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Logging the Wood and Long (Kalamalka) lakes’ littoral

McCarthy's load of logs
McCarthys’ load of logs1

At the turn of the century Johnston & Carswell operated a sawmill at the north end of Long (Kalamalka) Lake. When the canal was completed in 1908 the Winfield Flats were logged and the logs hauled to the shore of Wood Lake along what became Bottom Wood Lake Road. The logs were piled on to the frozen lake and at breakup they descended into the water.

Booming logs
Log booms2

From there they were boomed and transported the length of Wood Lake, through the newly-opened canal and on to the sawmill. The McCarthy family was active in this business.

As years passed more logging occurred around the lakes, including on the plateau called Lumby Flats on the east side of Kalamalka (Moses Lumby, the government agent from Vernon was the first owner of this property but on his death the land was acquired by Price Ellison). Ken Ellison writes:

South of the rocky point on the east side of Geer Bay there was a steep log trough running from the field above to Long (Kalamalka) Lake. I suspect it was pre-WWI. Some of the  logs were driven into the lake with such force that they looked like piles and are still there today. The tug the Maud Allan towed the boomed logs to the Johnston & Carswell mill at the north end. In the 1930s on the west side of the First Lake plateau they cleared a swath (a couple of hundred feet wide) from the flat to Kalamalka Lake. They hauled the logs to the edge of the flat and turned them loose over the bank to roll into the lake.3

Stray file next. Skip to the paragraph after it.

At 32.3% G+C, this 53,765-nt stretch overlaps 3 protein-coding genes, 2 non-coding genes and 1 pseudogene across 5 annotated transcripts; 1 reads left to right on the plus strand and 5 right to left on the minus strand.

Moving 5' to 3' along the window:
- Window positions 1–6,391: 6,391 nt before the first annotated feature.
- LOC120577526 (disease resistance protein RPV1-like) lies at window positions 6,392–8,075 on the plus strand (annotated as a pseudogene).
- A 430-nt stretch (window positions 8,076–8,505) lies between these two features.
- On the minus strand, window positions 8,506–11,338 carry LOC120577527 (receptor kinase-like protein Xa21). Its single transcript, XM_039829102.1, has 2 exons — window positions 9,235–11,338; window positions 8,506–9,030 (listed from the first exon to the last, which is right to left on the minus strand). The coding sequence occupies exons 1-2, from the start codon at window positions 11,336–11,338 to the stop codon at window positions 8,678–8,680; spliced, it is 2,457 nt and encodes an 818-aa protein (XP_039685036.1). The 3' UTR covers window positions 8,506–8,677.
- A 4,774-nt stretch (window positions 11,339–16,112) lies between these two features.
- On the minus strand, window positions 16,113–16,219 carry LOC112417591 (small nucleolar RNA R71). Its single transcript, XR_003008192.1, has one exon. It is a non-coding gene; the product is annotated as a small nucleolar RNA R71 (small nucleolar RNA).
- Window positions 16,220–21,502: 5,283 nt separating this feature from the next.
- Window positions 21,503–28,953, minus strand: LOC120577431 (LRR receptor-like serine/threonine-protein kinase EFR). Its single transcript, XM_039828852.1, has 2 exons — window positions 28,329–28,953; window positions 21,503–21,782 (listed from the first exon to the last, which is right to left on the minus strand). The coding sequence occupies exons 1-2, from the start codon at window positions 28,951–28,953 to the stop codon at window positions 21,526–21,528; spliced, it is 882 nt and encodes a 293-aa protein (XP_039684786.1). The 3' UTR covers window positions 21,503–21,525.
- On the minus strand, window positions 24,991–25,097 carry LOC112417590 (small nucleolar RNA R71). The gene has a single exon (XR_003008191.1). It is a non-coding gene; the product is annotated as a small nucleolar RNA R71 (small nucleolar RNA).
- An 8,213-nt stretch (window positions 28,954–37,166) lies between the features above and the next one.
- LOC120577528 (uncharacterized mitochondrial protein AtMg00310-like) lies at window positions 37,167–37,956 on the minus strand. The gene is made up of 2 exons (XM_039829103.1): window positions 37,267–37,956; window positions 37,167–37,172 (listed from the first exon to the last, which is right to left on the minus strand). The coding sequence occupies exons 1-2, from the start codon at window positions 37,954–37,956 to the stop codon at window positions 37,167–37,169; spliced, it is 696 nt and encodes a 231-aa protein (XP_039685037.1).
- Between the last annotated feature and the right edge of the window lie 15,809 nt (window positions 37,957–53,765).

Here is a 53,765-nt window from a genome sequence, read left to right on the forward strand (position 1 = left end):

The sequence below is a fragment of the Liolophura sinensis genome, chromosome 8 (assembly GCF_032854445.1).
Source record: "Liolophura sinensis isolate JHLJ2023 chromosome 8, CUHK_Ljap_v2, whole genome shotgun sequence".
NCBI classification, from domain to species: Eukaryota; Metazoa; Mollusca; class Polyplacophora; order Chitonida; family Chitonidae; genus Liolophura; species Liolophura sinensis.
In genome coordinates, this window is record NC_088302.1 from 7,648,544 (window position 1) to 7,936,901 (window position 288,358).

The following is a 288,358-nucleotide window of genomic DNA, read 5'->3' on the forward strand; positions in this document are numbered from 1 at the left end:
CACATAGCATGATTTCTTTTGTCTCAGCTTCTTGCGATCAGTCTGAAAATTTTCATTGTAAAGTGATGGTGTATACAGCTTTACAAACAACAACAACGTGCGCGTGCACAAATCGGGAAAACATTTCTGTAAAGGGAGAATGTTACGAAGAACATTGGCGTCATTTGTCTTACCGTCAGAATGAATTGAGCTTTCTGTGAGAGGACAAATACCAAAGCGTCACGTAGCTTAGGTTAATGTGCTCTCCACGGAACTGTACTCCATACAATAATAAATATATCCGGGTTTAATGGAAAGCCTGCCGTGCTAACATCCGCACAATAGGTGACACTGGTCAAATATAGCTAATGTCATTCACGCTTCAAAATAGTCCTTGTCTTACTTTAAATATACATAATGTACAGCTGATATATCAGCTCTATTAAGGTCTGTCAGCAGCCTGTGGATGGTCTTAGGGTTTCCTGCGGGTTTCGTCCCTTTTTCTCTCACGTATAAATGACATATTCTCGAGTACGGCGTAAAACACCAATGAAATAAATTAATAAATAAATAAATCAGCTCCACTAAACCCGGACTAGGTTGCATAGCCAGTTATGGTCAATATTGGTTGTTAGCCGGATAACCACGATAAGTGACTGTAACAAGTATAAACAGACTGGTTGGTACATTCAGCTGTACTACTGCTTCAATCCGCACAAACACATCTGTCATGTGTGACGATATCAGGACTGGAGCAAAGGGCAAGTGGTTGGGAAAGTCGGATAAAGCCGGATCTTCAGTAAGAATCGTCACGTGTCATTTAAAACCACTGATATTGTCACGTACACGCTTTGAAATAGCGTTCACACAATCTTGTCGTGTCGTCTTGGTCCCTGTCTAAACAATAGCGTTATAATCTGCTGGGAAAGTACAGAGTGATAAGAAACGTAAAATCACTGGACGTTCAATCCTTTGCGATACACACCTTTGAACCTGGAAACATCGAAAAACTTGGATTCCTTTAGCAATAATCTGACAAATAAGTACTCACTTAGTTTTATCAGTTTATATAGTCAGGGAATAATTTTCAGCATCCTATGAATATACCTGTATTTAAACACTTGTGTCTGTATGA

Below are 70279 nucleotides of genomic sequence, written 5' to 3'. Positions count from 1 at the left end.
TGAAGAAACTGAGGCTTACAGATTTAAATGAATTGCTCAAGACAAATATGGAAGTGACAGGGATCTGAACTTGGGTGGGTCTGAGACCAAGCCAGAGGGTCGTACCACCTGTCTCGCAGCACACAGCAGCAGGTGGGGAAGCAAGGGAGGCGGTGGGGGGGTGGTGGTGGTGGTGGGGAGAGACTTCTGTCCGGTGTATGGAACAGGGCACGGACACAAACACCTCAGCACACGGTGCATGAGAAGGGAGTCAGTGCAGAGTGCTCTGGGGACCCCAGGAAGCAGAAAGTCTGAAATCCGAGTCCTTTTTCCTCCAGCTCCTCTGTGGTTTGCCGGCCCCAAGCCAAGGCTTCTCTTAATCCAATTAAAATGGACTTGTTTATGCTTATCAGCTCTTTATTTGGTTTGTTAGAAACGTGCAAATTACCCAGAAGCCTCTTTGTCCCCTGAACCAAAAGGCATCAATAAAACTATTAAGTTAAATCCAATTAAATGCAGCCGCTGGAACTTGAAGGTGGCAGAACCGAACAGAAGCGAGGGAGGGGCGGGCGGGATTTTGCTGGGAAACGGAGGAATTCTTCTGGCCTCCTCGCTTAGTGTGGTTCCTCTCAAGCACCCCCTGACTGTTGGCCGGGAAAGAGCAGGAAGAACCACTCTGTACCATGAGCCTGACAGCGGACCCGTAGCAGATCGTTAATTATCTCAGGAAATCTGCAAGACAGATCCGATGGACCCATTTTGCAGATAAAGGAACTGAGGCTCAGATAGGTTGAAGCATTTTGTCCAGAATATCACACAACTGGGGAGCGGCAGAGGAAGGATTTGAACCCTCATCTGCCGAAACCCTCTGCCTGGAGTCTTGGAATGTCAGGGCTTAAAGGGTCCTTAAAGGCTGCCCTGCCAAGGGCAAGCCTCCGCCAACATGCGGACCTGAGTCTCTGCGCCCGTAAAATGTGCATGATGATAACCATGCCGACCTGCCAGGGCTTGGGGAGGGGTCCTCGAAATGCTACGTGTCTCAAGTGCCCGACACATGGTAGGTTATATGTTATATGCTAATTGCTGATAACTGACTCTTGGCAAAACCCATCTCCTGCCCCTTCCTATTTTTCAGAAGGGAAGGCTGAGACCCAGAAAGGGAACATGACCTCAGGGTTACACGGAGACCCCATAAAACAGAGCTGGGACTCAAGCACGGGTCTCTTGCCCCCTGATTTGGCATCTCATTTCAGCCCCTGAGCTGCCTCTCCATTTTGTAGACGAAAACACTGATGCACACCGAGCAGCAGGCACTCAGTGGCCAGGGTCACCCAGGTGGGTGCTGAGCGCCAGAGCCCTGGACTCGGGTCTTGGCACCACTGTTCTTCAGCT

Harry Gibbons logged for the McCarthys4 in that operation. One day he rowed over to the H.B. Thomson residence on the west side of Kalamalka to borrow a tool and there he met Orma Thomson, who he later married.

NB: in a previous post Guest Blogger Ian Pooley describes the Johnston and Carswell log chutes as well as other logging chutes in the area. See Logging Chutes in Lake Country.

1 Photograph from the McCarthy Family Album at the Lake Country Museum and Archives.
2 Photograph #2010000017 from the Greater Vernon Museum and Archives.
3 Ken Ellison, correspondence February 2016.
4 More information on the McCarthys’ logging operations is available on this website in the article Logging the Winfield Flats.

Family photographs are very important historical documents and readers are urged to place them in the archives to protect them for the community. Please contact the Lake Country Museum and Archives if you have family photographs that you wish to donate. The Museum staff can make digital copies if you would like to have your photographs returned.


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